R., 2005, A&A, in press, “Dectection of Two Massive CO Systems in 4C 41.17 at z=3.8”
Dopita, M., Groves, B., Fischera, F., Sutherland, R., Tuffs, R., Popescu, C., Kewley, L.,
Reuland, M. & Leitherer, C., 2005, ApJ, in press, “Modelling the pan-spectral energy
distribution of starburst galaxies: I, The role of ISM pressure & the molecular cloud
dissipation timescale”
De Breuck, C., Bertoldi, F., Carilli, C., Omont, A., Venemans, B., Röttgering, H., Overzier,
R., Reuland, M., Miley, G., Ivison, R. & van Breugel, W., 2004, A&A, 424, 1, “A multiwavelength study of the proto-cluster surrounding the z=4.1 radio galaxy TN J13381942”
Scharf, C., Smail, I., Ivison, R., Bower, R., van Breugel, W. & Reuland, M., 2003, ApJ,
596, 105, “Extended X-Ray Emission around 4C 41.17 at z = 3.8”
Reuland, M., Röttgering, H. & van Breugel, W. 2003, New Astronomy Review, 47, 303,
“SCUBA observations of high redshift radio galaxies”
Stevens, J. A., Ivison, R. J., Dunlop, J. S., Smail, Ian R., Percival, W. J., Hughes, D. H.,
Röttgering, H. J. A., van Breugel, W. J. M. & Reuland, M., 2003, Nature, 425, 264, “The
formation of cluster elliptical galaxies as revealed by extensive star formation”
De Breuck, C., Neri, R., Morganti, R., Omont, A., Rocca-Volmerange, B., Stern, D.,
Reuland, M., van Breugel, W., Röttgering, H., Stanford, S. A. et al. , 2003, A&A, 401, 911,
“CO emission and associated H I absorption from a massive gas reservoir surrounding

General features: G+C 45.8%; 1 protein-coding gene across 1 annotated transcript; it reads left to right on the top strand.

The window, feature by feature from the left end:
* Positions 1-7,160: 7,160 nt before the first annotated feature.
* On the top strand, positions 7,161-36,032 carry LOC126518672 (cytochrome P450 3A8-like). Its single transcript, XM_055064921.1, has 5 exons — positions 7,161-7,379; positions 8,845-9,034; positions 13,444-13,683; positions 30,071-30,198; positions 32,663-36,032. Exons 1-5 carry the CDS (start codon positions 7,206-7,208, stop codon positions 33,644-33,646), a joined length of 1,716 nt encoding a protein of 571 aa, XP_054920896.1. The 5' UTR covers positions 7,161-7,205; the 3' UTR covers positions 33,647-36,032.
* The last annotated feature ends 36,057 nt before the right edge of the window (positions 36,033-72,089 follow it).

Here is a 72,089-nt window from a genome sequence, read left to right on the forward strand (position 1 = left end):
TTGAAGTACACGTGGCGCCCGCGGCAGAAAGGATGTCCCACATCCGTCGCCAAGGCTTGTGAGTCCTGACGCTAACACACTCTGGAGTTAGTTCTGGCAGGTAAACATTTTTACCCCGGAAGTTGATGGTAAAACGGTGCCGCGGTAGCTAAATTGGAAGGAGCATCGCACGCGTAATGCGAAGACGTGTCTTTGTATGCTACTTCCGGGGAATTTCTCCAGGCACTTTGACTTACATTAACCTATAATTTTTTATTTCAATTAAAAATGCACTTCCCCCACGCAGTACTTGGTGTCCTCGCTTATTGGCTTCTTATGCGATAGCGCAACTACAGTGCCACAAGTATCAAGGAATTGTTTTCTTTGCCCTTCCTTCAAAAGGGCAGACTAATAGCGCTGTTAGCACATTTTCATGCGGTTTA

the z = 3 radio galaxy B3 J2330+3927”
Dawson, S., Spinrad, H., Stern, D., Dey, A., van Breugel, W., de Vries, W. & Reuland,
M., 2002, ApJ, 570, 92, “A Galactic Wind at z=5.190”
151
Curriculum vitae
O
P 21 juni 1972 werd ik geboren in Groningen. Het grootste gedeelte van mijn
jeugd bracht ik door in Roden. Mijn middelbare school opleiding volgde ik aan
het Willem Lodewijk Gymnasium te Groningen alwaar ik in juni 1990 mijn diploma
behaalde in tien vakken.
In datzelfde jaar begon ik met mijn studie Sterrenkunde aan de Universiteit Leiden,
waar ik in 1991 mijn propedeutisch examen haalde. Onder leiding van dr. J.H.J. de
Bruijne, dr. R. Hoogerwerf en prof. dr. P.T. de Zeeuw heb ik tijdens de doctoraalfase
met behulp van computersimulaties onderzoek gedaan naar de kinematica en evolutie
van OB associaties. Dit onderzoek had als doel de specificaties van een toekomstige
astrometrische satelliet te helpen bepalen. In augustus 1999 behaalde ik mijn doctoraal
diploma. Tijdens mijn studie voerde ik van 1995 tot en met 1999 een eenmanszaak
gespecialiseerd in aanleg en beheer van computer netwerken.
Op 1 oktober 1999 begon ik met mijn promotieonderzoek dat beschreven is in dit
proefschrift. Dit onderzoek vond plaats in het kader van een samenwerkingsproject
tussen Leiden en Lawrence Livermore National Laboratories. Aan de Sterrewacht Leiden stond dit onderzoek onder leiding van prof.dr. G.K. Miley en dr. H.J.A. Röttgering.
Prof.dr. W.J.M. van Breugel had de leiding over het werk dat ik gedurende drie jaar
in de Verenigde Staten heb verricht. Daar was ik verbonden aan het Institute of Geophysics and Planetary Physics van het Lawrence Livermore National Laboratory te
Livermore, Californië en aan de University of California at Davis. Tijdens dit onderzoek ben ik vele malen op waarneemreis geweest naar telescopen op Hawaii (Keck,
JCMT), Spanje (IRAM) en Californië (Lick). Ook heb ik gebruik gemaakt van data
verkregen met de Hubble Space Telescope en het Chandra X-ray Observatory. Verder
legde ik werkbezoeken af aan de Landessternwarte Heidelberg (Duitsland), de Research School of Astronomy & Astrophysics van de Australian National University
(Australië) en bezocht ik een winterschool op La Palma (Spanje), een herfstschool in
Dwingloo en conferenties in Groningen, Leiden en Ile d’Oleron (Frankrijk).